Governor addresses COVID-19
Published 9:43 pm Monday, September 27, 2021
Gov. Ralph Northam continued to urge state residents to get vaccinated, even as he acknowledged there was likely nothing he or anyone else could say to change the minds of those who won’t.
During a Sept. 27 COVID-19 briefing, he asked residents to consider how they wanted their obituaries to read, and described what it was like for COVID-19-positive patients in hospitals who have to be put on ventilators.
Northam said those who choose not to get vaccinated are making a selfish decision and “are absolutely hurting other people.”
“You are costing everyone a lot of money,” Northam said, about $5.7 billion from June to August 2021, citing a recent Kaiser Family Foundation analysis of Centers for Disease Control and Prevention, Centers for Medicare and Medicaid Services and the Department of Health and Human Services Protect Public Data information. The report cites a rough average cost of about $20,000 for the average hospitalization cost for someone due to COVID-19.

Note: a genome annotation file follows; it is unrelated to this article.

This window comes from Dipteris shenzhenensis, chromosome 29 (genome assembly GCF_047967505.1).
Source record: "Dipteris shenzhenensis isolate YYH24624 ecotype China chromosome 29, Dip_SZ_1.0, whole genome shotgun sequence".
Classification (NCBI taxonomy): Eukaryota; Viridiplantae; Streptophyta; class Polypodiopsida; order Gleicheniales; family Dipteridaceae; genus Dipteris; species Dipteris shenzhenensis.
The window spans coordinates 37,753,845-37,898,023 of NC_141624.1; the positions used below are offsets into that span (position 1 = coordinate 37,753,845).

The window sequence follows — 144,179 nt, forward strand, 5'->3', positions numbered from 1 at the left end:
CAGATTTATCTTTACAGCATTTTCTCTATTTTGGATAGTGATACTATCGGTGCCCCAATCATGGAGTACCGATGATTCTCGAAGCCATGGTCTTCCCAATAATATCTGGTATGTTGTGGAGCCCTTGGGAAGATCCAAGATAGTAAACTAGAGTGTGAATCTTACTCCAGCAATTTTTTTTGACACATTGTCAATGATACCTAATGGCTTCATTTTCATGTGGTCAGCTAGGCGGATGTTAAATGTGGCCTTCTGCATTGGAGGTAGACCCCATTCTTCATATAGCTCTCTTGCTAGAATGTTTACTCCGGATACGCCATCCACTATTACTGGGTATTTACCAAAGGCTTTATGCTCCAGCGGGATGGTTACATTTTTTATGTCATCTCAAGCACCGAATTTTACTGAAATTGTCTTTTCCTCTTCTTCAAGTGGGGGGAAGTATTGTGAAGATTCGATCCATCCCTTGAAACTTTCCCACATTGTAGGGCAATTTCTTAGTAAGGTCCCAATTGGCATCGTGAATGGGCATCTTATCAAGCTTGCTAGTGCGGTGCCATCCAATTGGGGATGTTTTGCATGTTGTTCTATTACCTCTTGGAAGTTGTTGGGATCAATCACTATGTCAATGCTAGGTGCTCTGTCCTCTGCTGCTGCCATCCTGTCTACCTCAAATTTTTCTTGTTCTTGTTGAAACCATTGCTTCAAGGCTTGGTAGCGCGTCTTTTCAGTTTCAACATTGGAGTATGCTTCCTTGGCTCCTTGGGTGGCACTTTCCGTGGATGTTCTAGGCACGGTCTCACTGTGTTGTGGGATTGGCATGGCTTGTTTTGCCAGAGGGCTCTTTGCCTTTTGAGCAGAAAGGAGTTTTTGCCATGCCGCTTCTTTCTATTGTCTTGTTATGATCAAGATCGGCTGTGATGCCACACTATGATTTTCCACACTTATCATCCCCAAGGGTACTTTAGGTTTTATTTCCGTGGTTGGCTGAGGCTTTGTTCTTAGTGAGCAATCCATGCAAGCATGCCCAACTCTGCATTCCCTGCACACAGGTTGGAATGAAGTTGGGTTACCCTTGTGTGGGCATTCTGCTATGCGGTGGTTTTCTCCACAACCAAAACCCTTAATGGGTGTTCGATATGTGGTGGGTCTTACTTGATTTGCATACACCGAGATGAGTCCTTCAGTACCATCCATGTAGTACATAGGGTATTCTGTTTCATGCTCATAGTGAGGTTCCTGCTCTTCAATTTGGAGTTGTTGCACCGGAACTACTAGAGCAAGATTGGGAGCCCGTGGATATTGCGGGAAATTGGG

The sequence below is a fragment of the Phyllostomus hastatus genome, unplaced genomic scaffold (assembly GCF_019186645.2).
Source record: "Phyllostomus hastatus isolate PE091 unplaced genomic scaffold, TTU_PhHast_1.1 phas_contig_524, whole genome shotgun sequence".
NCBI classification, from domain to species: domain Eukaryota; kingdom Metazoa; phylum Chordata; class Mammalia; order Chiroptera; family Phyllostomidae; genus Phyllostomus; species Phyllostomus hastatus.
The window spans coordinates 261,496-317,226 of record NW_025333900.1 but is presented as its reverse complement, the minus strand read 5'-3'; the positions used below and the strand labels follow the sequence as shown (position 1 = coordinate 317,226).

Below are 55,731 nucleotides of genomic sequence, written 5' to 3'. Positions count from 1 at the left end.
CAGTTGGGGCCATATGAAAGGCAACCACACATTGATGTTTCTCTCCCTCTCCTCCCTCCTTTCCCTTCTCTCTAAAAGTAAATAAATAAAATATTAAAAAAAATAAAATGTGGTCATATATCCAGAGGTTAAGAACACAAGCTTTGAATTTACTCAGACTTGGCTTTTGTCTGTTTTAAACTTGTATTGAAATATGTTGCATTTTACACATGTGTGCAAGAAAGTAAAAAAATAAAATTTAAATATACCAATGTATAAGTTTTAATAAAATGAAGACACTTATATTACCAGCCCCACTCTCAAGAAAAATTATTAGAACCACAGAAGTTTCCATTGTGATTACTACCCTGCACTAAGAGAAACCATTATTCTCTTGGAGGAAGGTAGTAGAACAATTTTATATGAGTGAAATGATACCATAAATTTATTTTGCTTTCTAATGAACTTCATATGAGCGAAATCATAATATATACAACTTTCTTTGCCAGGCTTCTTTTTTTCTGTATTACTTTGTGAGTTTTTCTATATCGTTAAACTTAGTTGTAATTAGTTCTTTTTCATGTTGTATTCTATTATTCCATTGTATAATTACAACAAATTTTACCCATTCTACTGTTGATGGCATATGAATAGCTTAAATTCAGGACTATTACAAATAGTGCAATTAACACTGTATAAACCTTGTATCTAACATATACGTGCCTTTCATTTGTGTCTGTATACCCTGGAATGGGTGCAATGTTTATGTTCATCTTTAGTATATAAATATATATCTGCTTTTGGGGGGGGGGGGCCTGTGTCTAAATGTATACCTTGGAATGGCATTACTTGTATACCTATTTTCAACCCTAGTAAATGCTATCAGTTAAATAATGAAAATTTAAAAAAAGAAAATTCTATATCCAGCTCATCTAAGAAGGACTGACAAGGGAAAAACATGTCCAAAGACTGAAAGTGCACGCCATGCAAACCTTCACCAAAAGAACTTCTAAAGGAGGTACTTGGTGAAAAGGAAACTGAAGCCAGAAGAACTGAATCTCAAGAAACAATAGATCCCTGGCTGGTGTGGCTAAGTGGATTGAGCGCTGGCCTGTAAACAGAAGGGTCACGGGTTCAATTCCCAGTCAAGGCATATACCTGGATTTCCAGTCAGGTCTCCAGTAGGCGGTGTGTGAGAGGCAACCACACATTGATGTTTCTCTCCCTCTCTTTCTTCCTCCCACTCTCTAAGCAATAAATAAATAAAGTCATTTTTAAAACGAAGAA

He addressed staffing concerns and bed availability at hospitals with the recent influx of patients. Three hospitals in the region — Sentara Obici Hospital, Bon Secours Southampton Memorial Hospital and Chesapeake General Hospital — have intensive care unit capacities of 81% or higher as of the week ending Sept. 23, with a combined 105 people in the ICU. Hospital officials caution moment-in-time capacities and patient levels are just a snapshot and can fluctuate daily, or even hourly.
“People are losing their patience, they’re getting tired, they’re exhausted, they’re seeing people die in front of them every day, people that can’t be with their families,” Northam said. “They’re the last ones that hold their hands, these providers, and it’s getting to the point where they need our help. Statewide, 67.5% of all residents, and more than 80% of all adults 18 and up, have received at least one dose of a COVID-19 vaccine, while 60.1% of residents, and 71.5% of all adults, have been fully vaccinated.
In Western Tidewater Health District localities of Suffolk, Franklin, Isle of Wight County and Southampton County, and in Surry County of the Crater Health District, vaccination rates continue to fall below state levels.